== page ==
Angels aren’t quite setting the table for Mike Trout

Angels center fielder Mike Trout rounds the bases after hitting a two-run home run against the Houston Astros in the seventh inning Sunday at Angel Stadium.
(Luis Sinco / Los Angeles Times)

The raging inconsistency of the Angels offense was glaring in one statistic before Sunday:

In 17 games as the No. 3 hitter, Mike Trout had yet to drive in one of his teammates.

In the context of a longer and stranger stretch, Trout’s only two runs batted in over his previous 25 games had come on home runs.

That changed in the Angels’ seven-run seventh inning against Houston, Trout hitting a home run that also drove in Andrelton Simmons.

A day that ended with the Angels setting their season high with 14 runs, began with manager Mike Scioscia pondering an offense that has repeatedly gasped despite Trout’s ominous presence in the middle.

“The goal of him hitting third … is to get him up there, especially early in the game, with more guys on base,” Scioscia said. “We’re not firing on all cylinders for that to happen like we think it will.”

Angels center fielder Mike Trout hits a two-run homer against the Houston Astros in the seventh inning on Sunday at Angel Stadium.
(Luis Sinco / Los Angeles Times)

Simplified as much as possible, the biggest issue remains that the best table-setter for the Angels is Trout.

So, unless baseball allows the Angels to employ a ghost runner for him and allow Trout to bat two or three times in a row, this will remain a problem if his teammates aren’t helping.

“There’s no doubt we need to do a better job of that,” Scioscia said. “It’s one of the things that hopefully him hitting third will accomplish. It has not to this point, but it’s too early to tell.”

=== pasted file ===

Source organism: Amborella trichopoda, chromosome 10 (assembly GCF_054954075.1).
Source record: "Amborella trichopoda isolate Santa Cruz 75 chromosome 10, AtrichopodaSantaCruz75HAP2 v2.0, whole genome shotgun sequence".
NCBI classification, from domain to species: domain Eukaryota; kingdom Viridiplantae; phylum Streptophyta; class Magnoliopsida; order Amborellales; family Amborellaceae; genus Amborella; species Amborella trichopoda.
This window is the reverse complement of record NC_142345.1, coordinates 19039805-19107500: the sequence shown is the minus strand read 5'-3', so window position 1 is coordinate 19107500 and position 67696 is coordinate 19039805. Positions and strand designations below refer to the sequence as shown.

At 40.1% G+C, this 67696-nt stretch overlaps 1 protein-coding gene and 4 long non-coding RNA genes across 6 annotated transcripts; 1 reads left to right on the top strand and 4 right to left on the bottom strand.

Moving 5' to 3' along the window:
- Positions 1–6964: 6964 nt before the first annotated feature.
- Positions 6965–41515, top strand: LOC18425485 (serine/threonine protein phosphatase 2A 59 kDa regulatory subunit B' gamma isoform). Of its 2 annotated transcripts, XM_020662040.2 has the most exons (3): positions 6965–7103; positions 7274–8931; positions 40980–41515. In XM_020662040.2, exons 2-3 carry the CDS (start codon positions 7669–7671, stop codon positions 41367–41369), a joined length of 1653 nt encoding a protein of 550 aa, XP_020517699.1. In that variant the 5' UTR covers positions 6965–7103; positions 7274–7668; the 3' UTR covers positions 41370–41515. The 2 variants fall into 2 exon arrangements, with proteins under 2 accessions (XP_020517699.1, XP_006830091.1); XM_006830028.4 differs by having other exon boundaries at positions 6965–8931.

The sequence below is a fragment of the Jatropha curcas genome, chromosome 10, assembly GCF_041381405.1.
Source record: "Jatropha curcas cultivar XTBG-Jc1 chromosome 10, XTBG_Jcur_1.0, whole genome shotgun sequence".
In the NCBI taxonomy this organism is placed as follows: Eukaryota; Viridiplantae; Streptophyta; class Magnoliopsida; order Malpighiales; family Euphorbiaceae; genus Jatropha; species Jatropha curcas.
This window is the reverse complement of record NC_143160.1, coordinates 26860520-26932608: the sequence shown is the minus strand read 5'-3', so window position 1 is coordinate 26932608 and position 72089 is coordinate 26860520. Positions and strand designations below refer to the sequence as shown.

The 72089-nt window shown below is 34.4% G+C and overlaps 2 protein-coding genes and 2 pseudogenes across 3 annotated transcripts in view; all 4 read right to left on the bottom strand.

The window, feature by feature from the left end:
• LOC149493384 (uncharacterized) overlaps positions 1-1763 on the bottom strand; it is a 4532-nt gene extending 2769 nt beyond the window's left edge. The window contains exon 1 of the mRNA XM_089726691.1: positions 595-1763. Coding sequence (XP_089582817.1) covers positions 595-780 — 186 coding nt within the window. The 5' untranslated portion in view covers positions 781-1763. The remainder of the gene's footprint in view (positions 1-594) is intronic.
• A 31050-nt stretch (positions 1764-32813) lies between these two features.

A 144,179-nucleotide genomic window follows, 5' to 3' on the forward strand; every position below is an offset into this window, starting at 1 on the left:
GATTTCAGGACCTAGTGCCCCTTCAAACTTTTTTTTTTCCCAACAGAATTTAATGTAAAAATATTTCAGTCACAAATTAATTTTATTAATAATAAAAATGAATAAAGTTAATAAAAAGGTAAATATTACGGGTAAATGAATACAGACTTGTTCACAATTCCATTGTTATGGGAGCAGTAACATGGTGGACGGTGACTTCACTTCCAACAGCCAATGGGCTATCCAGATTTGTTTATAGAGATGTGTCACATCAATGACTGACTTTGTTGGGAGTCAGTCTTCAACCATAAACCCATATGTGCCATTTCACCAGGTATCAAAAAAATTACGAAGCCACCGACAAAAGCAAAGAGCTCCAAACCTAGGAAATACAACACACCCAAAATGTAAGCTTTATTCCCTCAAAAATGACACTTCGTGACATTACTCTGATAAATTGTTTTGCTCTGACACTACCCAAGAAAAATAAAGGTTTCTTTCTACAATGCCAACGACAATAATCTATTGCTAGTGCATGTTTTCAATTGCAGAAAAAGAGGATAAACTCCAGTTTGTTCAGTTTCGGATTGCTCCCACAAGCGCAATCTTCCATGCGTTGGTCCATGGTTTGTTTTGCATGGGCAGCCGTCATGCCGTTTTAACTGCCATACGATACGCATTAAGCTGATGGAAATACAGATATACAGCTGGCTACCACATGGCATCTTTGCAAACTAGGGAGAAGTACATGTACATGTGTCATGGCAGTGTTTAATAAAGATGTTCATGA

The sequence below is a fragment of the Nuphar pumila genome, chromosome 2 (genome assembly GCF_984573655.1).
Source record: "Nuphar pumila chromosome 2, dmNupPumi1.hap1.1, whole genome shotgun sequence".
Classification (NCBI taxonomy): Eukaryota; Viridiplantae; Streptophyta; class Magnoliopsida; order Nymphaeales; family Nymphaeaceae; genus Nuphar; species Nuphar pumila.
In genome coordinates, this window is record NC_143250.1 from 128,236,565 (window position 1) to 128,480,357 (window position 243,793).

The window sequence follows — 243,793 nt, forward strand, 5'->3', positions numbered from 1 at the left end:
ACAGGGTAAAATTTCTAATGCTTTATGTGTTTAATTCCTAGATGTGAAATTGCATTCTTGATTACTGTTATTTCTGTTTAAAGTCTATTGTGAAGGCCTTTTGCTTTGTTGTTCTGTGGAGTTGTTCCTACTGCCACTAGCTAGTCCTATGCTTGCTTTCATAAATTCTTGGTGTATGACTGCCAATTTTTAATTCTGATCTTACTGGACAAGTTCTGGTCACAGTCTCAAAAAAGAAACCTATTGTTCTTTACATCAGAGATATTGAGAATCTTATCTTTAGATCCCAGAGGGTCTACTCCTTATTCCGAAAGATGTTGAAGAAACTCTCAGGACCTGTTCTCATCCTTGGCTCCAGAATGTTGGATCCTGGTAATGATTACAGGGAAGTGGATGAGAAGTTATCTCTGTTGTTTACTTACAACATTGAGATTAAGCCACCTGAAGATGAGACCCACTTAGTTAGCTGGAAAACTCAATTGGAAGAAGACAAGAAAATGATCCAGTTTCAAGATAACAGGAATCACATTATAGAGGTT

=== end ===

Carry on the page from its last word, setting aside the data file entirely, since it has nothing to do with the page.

Trout had batted second most of this season before Simmons was moved into that spot July 4 and Trout was moved to third.

Since then, Simmons has hit .259, down from his season average of .307. For the year, the Angels’ various leadoff hitters — they’ve tried five players, including Trout for two games — have the worst on-base percentage in the majors.


Only 37% of Trout’s at-bats this season have come with runners on base. Teammates Justin Upton (53%) and Albert Pujols (50%) have batted at least half the time with someone on.

“Way too small [of a sample] to say, ‘Hey, it is working or no?’ ” Scioscia said. “Let’s check in after another 20 games and see if we get a little bigger picture here to see if the guys are setting the table a little bit for Mike.”

Shift in approach

He is one of the Angels’ most potent hitters, Shohei Ohtani in May belting a batting practice home run that Angel Stadium observers estimated traveled 513 feet.

Scioscia, however, supported Ohtani trying to beat the defensive shift by bunting for a hit, something he tried Saturday against Houston.

“I think the premise of it is very sound,” Scioscia said. “There are going to be times when it’s there and you need to take advantage of it.”

Ohtani’s effort failed when pitcher Justin Verlander fielded the ball and threw to second base to force out Upton.

Scioscia approved of the rookie’s decision, particularly against Verlander, who lately has dominated the Angels.


He said Ohtani, early in the season, asked about bunting on his own in certain situations and was given the OK.

“He feels very comfortable and confident doing it,” Scioscia said. “I was fine with it.”

Short hops

Reliever Jim Johnson was activated from the disabled list and pitched in the eighth inning. Taylor Cole was optioned to triple-A Salt Lake. … Jaime Barria will be recalled and start Monday against the Chicago White Sox.